Causes of flu 

The flu virus is contained in the millions of tiny droplets that come out of the nose and mouth when someone who is infected coughs or sneezes.

These droplets typically spread about one metre. They hang suspended in the air for a while before landing on surfaces, where the virus can survive for up to 24 hours.

Anyone who breathes in the droplets can catch flu. You can also catch the virus by touching the surfaces that the droplets have landed on if you pick up the virus on your hands and then touch your nose or mouth.

Everyday items at home and in public places can easily become contaminated with traces of flu virus, including food, door handles, the remote control, handrails, telephone handsets and computer keyboards.

It's therefore important to wash your hands frequently to prevent catching and spreading flu.

Read more about how to prevent the spread of flu.

New types of flu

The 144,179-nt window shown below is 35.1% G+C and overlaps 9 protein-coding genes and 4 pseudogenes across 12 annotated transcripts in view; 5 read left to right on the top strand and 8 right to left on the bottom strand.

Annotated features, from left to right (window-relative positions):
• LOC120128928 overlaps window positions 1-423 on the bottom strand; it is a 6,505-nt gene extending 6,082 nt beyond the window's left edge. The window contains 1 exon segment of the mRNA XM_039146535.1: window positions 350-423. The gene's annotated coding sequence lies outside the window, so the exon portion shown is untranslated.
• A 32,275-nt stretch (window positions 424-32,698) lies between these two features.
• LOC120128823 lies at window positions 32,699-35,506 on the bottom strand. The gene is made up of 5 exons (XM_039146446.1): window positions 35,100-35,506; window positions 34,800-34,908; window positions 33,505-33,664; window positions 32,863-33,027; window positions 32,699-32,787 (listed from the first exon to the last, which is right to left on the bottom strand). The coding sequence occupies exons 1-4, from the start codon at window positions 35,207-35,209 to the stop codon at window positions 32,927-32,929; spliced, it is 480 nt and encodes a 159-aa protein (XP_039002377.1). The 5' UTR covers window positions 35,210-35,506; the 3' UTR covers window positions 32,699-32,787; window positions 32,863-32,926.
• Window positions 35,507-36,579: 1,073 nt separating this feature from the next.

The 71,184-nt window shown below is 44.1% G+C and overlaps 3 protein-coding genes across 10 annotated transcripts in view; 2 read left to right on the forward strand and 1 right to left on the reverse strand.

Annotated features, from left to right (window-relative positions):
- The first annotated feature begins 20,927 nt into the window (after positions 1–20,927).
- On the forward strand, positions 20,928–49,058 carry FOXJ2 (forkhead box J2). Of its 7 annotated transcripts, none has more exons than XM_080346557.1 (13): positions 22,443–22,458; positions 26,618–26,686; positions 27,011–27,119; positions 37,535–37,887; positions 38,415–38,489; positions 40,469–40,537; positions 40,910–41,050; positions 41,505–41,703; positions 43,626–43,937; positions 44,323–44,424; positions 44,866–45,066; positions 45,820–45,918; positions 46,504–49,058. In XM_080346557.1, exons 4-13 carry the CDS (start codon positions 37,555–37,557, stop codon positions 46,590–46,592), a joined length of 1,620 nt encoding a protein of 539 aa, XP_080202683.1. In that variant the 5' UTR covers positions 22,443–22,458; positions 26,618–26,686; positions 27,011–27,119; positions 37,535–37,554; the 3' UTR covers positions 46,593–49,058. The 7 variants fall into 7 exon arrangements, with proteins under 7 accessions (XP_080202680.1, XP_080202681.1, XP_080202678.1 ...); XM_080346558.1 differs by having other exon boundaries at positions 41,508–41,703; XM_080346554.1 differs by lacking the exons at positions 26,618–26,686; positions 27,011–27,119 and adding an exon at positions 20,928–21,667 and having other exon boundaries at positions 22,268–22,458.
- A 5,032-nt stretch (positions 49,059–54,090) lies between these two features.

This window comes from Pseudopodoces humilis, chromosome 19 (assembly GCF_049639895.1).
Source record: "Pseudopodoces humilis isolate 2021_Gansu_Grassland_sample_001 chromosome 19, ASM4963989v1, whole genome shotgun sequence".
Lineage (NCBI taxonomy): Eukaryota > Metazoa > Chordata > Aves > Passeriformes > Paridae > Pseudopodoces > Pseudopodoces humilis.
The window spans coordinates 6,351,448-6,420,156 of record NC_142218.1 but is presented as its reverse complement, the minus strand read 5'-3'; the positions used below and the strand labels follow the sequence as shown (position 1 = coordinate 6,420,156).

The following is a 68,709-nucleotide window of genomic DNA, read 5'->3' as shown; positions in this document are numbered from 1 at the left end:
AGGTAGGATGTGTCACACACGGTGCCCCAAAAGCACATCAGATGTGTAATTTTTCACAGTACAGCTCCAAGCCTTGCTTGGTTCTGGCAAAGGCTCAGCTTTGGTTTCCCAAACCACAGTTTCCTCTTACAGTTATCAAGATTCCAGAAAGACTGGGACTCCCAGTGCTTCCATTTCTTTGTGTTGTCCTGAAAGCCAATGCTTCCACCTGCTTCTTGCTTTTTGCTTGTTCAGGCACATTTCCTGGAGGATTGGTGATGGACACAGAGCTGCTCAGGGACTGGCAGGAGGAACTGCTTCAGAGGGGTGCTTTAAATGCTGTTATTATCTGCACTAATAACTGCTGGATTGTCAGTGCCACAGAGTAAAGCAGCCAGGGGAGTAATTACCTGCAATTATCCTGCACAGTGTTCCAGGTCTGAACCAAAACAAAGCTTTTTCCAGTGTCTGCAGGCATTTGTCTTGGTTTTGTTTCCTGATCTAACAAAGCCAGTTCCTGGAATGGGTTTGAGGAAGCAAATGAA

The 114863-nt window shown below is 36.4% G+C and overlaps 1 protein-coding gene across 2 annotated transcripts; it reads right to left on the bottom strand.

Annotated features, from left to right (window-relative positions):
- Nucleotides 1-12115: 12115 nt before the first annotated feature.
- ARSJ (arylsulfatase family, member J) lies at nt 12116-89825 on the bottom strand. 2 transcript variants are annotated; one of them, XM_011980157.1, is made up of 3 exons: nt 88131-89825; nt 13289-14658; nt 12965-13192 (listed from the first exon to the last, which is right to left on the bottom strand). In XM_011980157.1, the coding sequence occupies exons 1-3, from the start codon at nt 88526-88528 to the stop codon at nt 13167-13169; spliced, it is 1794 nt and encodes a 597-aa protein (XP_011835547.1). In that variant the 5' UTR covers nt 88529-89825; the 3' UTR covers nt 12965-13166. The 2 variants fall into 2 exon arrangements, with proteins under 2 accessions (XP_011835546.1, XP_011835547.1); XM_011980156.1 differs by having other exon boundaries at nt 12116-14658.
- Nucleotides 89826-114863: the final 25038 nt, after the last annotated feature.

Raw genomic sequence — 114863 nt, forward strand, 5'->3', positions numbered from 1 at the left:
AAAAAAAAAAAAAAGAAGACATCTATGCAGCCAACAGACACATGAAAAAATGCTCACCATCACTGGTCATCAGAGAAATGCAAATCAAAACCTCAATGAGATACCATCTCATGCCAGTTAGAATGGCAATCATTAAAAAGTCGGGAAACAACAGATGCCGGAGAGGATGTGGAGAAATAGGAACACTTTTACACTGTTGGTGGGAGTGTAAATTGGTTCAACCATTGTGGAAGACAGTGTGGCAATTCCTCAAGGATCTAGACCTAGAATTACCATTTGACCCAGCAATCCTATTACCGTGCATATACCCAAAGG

If you become infected with a flu virus, your body will produce antibodies against it. Antibodies are proteins that recognise and fight off germs that have invaded your body. 

Your antibodies will remember this flu virus and fight it if it invades your body again.

But over time the flu virus can change into a different version or strain, which means your body may not recognise it and you can catch flu again.

When the virus changes to a new strain that people have little or no resistance to, it can cause a flu pandemic, which means it can spread globally. This is what happened in the swine flu pandemic of 2009.

Don't pass it on

Catch it

Germs spread easily. Always carry tissues and use them to catch your cough or sneeze.

Bin it

Germs can live for several hours on tissues. Dispose of your tissue as soon as possible.

Kill it

Hands can transfer germs to every surface you touch. Clean your hands as soon as you can.

Page last reviewed: 16/05/2013

Next review due: 16/05/2015